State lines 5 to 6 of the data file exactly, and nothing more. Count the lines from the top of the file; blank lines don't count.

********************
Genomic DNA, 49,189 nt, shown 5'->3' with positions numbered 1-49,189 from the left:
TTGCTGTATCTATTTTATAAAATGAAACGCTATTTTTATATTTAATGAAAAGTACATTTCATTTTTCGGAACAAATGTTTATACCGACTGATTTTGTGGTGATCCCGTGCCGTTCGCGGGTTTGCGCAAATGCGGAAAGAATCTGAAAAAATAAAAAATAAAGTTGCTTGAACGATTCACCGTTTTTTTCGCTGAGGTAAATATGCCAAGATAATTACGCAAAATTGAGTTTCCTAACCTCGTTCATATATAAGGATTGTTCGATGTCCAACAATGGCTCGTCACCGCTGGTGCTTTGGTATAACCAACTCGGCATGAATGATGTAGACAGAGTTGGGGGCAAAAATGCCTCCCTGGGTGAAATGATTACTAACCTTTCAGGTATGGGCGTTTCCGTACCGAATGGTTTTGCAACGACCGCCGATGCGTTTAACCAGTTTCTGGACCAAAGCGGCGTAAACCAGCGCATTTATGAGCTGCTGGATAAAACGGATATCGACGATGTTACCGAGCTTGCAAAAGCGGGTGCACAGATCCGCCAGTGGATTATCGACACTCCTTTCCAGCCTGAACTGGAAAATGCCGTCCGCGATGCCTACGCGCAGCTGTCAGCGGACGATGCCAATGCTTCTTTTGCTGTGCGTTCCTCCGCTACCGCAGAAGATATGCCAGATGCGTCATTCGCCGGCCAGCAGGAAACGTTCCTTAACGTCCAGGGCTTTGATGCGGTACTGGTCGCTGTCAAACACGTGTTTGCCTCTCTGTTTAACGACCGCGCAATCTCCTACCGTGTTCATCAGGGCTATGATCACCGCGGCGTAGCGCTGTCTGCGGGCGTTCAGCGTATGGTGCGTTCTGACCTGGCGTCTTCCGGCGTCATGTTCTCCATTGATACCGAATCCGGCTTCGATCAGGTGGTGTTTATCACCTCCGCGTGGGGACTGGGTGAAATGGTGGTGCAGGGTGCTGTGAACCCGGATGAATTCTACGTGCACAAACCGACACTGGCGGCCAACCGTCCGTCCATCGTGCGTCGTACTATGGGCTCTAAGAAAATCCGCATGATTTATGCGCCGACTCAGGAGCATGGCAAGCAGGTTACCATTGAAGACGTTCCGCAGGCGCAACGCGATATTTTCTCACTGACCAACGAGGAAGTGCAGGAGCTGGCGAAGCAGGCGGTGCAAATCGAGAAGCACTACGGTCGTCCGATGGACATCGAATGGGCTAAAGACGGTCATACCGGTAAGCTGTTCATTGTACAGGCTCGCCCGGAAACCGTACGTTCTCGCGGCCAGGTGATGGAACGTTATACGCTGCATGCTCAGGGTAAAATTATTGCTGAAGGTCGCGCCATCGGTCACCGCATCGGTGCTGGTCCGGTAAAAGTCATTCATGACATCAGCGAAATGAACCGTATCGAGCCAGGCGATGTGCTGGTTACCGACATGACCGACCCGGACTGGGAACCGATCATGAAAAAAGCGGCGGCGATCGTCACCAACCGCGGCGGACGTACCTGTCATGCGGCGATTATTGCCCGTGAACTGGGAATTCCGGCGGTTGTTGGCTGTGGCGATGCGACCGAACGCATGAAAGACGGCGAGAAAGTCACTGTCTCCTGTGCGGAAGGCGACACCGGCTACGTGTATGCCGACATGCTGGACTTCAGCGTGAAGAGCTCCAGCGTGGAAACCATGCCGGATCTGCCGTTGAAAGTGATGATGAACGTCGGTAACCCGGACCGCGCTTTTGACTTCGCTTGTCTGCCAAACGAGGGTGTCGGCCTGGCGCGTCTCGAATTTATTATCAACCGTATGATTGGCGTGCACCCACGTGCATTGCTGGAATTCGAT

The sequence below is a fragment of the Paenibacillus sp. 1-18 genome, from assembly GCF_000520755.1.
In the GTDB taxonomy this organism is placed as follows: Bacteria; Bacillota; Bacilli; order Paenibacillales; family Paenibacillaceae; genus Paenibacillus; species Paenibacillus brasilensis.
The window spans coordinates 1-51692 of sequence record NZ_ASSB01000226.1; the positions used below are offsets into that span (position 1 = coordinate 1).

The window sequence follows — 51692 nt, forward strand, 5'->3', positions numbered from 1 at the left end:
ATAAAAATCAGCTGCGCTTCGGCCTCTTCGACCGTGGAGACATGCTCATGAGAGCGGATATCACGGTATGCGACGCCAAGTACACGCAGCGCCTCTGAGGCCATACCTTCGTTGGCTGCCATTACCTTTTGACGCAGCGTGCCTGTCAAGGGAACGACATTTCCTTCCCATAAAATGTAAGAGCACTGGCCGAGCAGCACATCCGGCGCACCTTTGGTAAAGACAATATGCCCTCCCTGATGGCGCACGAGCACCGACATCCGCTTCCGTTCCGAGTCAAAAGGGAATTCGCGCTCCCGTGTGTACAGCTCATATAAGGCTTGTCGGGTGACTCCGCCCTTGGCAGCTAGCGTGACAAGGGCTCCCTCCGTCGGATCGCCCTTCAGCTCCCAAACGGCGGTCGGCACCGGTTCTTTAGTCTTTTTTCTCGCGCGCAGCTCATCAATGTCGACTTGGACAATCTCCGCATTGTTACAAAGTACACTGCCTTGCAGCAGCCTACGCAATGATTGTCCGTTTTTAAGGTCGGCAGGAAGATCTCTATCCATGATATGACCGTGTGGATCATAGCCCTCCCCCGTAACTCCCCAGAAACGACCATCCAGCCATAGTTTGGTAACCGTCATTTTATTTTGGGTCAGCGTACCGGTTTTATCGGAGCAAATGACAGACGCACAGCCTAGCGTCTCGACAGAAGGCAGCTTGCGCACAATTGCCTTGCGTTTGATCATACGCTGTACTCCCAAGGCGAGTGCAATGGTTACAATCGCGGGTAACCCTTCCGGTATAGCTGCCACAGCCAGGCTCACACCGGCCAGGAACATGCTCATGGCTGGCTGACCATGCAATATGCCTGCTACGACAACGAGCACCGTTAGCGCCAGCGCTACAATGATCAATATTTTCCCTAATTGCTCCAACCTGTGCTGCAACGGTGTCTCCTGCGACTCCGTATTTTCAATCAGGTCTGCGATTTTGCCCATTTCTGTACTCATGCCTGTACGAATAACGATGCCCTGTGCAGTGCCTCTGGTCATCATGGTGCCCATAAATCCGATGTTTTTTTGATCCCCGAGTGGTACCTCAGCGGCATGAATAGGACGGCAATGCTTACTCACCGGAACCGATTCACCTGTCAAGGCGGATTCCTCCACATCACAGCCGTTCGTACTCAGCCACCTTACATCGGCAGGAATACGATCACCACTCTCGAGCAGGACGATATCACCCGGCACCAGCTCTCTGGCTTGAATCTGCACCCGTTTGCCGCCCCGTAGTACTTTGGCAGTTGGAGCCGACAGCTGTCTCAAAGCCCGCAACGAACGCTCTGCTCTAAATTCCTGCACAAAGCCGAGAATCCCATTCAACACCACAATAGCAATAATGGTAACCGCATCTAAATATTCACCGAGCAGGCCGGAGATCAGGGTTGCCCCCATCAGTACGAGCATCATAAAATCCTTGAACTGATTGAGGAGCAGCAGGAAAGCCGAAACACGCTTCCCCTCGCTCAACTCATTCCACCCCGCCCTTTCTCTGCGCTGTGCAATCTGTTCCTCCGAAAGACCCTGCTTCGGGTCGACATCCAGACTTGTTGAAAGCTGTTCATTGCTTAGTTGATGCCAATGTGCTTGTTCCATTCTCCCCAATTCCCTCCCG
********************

The window spans coordinates 1-51692 of sequence record NZ_ASSB01000226.1; the positions used below are offsets into that span (position 1 = coordinate 1).

The window sequence follows — 51692 nt, forward strand, 5'->3', positions numbered from 1 at the left end: